The trishaw was a common means of transport back in the olden days in Singapore. The three-wheeled vehicle existed in its earlier form as the "rickshaw puller" in China and was manually pulled by a rider in front of a seat attached to two big wheels. The trishaw made its debut in Singapore in the 1940s and although we do not see many trishaws on the roads now, it remains a strong icon of our rich cultural history.
Trishaw riders began initially as rickshaw pullers. With the evolution of rickshaws to the three-wheeled trishaws, many became trishaw riders often using the vehicle as their own home or for hawking food.
Trishaw riders were primarily Chinese immigrants who had worked as coolies or rickshaw pullers. Many trishaw riders can converse fairly fluently in different dialects as well as a little English. Most of these rickshaw pullers came to Singapore around the period of World War II, with the bulk arriving during the late 1930s. Most of those who took on the job had little skills and needed to earn a living fast. Many modified their trishaws so that it often served as a roving hawker stall as well.
Today's trishaw riders serve mainly tourists and a large proportion of the tourist rides are driven through the historical sites of Singapore, the blaring music of radios boxed into the trishaws' seats and their brightly coloured lights announcing their presence. Pick up point is at Albert Centre Market and Food Centre, off Rochor Road and these tours cost about S$15 per person.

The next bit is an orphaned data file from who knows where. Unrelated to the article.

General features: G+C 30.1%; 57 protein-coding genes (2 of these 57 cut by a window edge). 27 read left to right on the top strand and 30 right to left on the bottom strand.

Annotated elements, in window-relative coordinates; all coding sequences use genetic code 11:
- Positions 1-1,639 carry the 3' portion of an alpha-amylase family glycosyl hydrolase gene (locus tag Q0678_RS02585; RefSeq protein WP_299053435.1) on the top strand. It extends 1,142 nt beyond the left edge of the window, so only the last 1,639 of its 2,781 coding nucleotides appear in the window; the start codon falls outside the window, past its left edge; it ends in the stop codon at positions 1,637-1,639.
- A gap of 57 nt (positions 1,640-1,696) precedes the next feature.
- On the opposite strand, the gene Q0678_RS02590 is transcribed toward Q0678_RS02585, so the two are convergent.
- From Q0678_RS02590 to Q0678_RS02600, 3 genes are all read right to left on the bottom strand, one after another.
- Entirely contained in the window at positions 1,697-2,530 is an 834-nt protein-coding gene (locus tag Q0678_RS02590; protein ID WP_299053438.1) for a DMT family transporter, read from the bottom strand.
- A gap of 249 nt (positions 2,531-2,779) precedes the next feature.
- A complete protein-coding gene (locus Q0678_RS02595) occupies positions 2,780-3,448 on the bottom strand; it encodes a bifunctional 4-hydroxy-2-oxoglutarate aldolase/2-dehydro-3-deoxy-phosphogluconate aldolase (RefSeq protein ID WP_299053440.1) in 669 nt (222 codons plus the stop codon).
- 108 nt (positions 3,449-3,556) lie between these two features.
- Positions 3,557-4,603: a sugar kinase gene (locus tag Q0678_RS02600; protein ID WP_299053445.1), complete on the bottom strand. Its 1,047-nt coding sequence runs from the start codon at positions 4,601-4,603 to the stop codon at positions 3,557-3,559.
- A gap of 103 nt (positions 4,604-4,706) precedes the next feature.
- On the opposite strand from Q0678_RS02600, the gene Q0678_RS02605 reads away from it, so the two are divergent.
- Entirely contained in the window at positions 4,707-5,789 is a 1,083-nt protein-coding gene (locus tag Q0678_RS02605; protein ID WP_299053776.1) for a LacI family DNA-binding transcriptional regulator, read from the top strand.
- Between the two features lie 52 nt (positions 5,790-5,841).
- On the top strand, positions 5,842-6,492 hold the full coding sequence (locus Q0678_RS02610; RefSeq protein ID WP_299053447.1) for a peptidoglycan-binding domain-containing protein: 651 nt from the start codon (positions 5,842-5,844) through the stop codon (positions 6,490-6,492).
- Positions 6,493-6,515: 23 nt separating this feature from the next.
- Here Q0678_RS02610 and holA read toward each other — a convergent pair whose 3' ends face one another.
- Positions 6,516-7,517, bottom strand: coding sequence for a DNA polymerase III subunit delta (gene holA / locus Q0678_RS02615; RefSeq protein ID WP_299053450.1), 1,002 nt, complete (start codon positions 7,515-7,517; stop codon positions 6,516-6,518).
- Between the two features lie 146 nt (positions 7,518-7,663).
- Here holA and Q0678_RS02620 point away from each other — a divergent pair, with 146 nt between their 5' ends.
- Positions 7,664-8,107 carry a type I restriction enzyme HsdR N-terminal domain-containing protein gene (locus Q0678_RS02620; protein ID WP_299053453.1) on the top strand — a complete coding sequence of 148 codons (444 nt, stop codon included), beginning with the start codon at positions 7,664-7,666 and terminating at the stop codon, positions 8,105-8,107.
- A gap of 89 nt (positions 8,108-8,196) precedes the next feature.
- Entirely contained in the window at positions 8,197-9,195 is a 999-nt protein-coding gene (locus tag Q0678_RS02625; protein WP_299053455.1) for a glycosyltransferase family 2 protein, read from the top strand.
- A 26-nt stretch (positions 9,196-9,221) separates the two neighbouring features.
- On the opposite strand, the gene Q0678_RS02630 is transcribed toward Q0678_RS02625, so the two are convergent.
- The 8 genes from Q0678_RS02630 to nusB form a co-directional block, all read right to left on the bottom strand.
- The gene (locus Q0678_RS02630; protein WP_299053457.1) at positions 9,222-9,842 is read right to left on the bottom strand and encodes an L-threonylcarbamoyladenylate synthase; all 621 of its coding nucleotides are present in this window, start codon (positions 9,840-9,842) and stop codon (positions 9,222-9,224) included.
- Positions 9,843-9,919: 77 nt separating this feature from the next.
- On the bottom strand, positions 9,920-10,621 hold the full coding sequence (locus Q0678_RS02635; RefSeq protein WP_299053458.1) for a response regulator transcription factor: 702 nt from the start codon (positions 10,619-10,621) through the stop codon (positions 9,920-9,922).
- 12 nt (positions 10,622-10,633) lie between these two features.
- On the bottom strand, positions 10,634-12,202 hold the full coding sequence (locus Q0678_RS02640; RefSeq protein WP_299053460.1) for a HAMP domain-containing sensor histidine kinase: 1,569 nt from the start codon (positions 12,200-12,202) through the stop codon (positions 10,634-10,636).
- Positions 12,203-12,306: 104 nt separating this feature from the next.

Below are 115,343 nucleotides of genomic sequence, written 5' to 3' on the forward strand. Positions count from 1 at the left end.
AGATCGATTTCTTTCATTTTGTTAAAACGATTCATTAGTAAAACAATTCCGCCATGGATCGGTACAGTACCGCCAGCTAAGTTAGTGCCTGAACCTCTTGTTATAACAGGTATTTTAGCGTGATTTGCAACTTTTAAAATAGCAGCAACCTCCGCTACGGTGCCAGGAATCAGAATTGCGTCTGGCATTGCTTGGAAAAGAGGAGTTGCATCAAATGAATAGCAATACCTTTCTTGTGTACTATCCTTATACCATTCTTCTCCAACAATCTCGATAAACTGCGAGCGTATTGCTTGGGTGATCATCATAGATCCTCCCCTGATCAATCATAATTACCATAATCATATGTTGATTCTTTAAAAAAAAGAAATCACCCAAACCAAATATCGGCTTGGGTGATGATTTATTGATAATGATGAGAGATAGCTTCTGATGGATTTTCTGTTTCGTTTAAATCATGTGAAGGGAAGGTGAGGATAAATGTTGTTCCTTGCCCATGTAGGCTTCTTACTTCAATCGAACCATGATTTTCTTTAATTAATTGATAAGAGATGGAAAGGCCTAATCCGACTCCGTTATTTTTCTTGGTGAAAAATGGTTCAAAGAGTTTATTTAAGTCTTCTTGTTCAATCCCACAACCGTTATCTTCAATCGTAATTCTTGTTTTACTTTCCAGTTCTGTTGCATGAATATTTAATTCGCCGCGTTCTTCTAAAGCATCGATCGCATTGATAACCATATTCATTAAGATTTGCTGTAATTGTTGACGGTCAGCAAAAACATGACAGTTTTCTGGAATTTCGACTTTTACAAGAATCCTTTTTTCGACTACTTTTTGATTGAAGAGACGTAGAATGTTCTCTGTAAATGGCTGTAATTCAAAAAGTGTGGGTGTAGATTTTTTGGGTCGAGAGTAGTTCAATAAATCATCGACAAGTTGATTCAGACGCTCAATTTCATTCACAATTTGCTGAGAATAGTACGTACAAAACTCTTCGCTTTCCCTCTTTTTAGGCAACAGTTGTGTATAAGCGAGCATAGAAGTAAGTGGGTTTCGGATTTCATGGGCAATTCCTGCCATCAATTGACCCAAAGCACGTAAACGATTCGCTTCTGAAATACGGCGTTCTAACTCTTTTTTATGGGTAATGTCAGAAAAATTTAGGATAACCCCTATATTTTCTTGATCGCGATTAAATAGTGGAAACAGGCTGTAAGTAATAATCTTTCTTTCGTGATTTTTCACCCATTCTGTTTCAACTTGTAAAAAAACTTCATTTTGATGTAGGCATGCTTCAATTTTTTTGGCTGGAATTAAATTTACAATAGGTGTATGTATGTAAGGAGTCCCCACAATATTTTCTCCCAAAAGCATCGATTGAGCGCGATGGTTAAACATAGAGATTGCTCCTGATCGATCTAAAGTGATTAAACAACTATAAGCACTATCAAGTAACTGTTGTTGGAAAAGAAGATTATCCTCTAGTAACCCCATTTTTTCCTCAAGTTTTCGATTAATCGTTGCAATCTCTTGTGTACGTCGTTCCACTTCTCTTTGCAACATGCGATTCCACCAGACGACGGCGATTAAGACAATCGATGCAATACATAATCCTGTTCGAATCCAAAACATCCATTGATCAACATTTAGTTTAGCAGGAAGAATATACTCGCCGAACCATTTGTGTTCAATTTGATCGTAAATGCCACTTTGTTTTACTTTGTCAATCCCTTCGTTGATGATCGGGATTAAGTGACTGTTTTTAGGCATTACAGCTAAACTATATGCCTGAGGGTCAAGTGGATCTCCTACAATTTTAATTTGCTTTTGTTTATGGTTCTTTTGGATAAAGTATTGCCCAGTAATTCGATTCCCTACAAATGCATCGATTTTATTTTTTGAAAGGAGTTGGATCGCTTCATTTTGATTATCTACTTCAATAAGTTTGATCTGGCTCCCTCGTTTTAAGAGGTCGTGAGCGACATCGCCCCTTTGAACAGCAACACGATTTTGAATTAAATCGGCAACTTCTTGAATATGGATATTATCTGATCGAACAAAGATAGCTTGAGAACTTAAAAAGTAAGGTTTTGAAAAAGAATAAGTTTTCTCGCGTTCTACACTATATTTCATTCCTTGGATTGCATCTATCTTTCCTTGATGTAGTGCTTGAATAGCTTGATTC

Singapore's skylines are getting higher and higher, and buildings and technology are transforming this island into one of the top holiday destinations in Asia. While the modern aspect of Singapore is gaining popularity year-on-year, it's the less modern areas of Singapore that travellers are starting to forget.
People tend to forget that as much as Singapore is the epitome of Asian development, it is also rich in cultural diversity and the best way to go about experiencing that is through a trishaw ride.
The yellow trishaw that guests will be riding are driven by elderly Chinese uncles who may look quite feeble due to their age. But do not be fooled, these uncles ride the estimated 10km route at least three times a day.
Trishaw is the oldest form of transport in Singapore and gone are the days when a trishaw is made out of wood or thin metal.
Now, trishaws are built to be sturdier and have a touch of technology. Most trishaws are equipped with a modest sound system, so most travellers have their own "trishaw soundtrack".
It is impossible to fully express how a simple trishaw ride encapsules the cultural heritage and diversity of Singapore but the best and only way for a tourist to experience it is to do it. :-)